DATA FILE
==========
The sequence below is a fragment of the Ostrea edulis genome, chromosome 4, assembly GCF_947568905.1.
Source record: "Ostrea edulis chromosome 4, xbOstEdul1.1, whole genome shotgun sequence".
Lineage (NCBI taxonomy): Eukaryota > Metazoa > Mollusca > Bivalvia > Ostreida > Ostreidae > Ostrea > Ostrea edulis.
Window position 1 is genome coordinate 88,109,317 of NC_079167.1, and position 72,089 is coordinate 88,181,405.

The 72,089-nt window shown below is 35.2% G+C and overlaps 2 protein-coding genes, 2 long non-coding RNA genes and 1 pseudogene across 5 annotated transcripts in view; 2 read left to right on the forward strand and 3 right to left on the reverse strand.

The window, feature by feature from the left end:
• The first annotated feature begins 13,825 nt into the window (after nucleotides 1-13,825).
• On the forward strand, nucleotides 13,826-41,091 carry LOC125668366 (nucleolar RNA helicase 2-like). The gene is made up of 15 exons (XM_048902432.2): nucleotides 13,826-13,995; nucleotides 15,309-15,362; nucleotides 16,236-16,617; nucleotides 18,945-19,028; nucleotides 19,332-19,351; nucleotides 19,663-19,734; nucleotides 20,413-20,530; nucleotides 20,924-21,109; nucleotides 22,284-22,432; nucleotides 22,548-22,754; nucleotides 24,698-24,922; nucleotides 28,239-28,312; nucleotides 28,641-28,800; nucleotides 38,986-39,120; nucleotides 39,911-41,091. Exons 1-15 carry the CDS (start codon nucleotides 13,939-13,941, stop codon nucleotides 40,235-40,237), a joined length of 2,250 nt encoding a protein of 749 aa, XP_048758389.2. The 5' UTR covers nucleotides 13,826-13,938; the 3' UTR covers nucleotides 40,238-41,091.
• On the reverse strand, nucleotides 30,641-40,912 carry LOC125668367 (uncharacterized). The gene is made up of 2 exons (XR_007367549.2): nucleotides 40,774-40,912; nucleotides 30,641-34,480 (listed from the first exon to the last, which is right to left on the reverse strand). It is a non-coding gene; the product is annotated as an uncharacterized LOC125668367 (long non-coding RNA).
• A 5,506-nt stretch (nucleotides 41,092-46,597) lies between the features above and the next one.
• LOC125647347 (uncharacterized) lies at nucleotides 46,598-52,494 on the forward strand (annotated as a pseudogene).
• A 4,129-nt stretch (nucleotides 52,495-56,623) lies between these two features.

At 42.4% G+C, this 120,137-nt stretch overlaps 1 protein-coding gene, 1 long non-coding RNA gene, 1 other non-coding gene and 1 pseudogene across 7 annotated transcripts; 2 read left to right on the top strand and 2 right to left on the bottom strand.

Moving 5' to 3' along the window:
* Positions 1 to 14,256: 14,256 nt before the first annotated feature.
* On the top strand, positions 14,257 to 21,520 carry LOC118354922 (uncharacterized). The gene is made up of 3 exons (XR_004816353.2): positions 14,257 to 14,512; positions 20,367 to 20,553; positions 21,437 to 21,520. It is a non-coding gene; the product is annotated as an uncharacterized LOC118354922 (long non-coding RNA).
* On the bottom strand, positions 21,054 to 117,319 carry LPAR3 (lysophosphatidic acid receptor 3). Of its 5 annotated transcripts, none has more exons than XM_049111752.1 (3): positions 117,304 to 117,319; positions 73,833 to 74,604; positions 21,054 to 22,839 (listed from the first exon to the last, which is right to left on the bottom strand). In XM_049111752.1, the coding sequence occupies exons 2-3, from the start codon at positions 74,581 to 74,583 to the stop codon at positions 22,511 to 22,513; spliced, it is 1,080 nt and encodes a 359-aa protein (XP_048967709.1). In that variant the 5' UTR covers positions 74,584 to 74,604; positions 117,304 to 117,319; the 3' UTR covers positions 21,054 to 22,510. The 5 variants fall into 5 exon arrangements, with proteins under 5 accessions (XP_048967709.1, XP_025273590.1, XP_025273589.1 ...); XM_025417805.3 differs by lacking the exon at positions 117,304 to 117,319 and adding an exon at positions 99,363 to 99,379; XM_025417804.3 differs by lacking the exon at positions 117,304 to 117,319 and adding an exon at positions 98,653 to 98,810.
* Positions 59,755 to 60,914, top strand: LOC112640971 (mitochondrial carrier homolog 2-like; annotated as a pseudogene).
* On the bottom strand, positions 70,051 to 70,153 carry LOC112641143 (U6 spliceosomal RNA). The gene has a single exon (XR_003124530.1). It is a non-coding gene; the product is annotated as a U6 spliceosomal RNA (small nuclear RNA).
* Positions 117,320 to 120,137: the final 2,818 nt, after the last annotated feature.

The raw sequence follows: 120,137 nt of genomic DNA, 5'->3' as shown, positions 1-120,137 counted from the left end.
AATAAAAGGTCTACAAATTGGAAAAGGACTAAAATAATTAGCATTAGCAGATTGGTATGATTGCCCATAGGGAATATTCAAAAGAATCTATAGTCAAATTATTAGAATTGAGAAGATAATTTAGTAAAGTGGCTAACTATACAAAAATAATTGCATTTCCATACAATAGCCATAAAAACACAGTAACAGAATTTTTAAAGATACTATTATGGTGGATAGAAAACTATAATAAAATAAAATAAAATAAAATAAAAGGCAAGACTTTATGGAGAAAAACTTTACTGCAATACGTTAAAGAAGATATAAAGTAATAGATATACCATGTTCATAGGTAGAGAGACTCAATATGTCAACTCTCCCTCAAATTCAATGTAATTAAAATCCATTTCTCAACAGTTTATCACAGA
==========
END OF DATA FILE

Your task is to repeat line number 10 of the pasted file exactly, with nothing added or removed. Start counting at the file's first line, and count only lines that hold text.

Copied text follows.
• A 5,506-nt stretch (nucleotides 41,092-46,597) lies between the features above and the next one.